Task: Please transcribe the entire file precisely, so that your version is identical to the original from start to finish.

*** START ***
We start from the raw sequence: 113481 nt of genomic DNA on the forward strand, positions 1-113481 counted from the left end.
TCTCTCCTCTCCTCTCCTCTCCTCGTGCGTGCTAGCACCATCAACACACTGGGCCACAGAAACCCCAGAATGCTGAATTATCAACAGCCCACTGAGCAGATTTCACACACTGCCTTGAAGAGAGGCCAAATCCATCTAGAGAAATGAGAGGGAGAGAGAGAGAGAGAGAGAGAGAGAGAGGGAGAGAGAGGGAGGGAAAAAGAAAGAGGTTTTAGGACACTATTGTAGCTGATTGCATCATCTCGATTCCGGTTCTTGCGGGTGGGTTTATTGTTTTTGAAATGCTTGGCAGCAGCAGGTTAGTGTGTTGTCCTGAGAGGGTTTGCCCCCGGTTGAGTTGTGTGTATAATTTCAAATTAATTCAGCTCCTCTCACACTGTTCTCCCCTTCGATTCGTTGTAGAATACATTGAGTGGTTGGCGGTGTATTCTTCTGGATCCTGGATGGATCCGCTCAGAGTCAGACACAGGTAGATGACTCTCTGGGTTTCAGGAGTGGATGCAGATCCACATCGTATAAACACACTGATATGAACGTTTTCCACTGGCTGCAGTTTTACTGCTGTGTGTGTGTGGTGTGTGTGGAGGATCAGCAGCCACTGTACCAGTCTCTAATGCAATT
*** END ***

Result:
We start from the raw sequence: 113481 nt of genomic DNA on the forward strand, positions 1-113481 counted from the left end.
TCTCTCCTCTCCTCTCCTCTCCTCGTGCGTGCTAGCACCATCAACACACTGGGCCACAGAAACCCCAGAATGCTGAATTATCAACAGCCCACTGAGCAGATTTCACACACTGCCTTGAAGAGAGGCCAAATCCATCTAGAGAAATGAGAGGGAGAGAGAGAGAGAGAGAGAGAGAGAGAGGGAGAGAGAGGGAGGGAAAAAGAAAGAGGTTTTAGGACACTATTGTAGCTGATTGCATCATCTCGATTCCGGTTCTTGCGGGTGGGTTTATTGTTTTTGAAATGCTTGGCAGCAGCAGGTTAGTGTGTTGTCCTGAGAGGGTTTGCCCCCGGTTGAGTTGTGTGTATAATTTCAAATTAATTCAGCTCCTCTCACACTGTTCTCCCCTTCGATTCGTTGTAGAATACATTGAGTGGTTGGCGGTGTATTCTTCTGGATCCTGGATGGATCCGCTCAGAGTCAGACACAGGTAGATGACTCTCTGGGTTTCAGGAGTGGATGCAGATCCACATCGTATAAACACACTGATATGAACGTTTTCCACTGGCTGCAGTTTTACTGCTGTGTGTGTGTGGTGTGTGTGGAGGATCAGCAGCCACTGTACCAGTCTCTAATGCAATT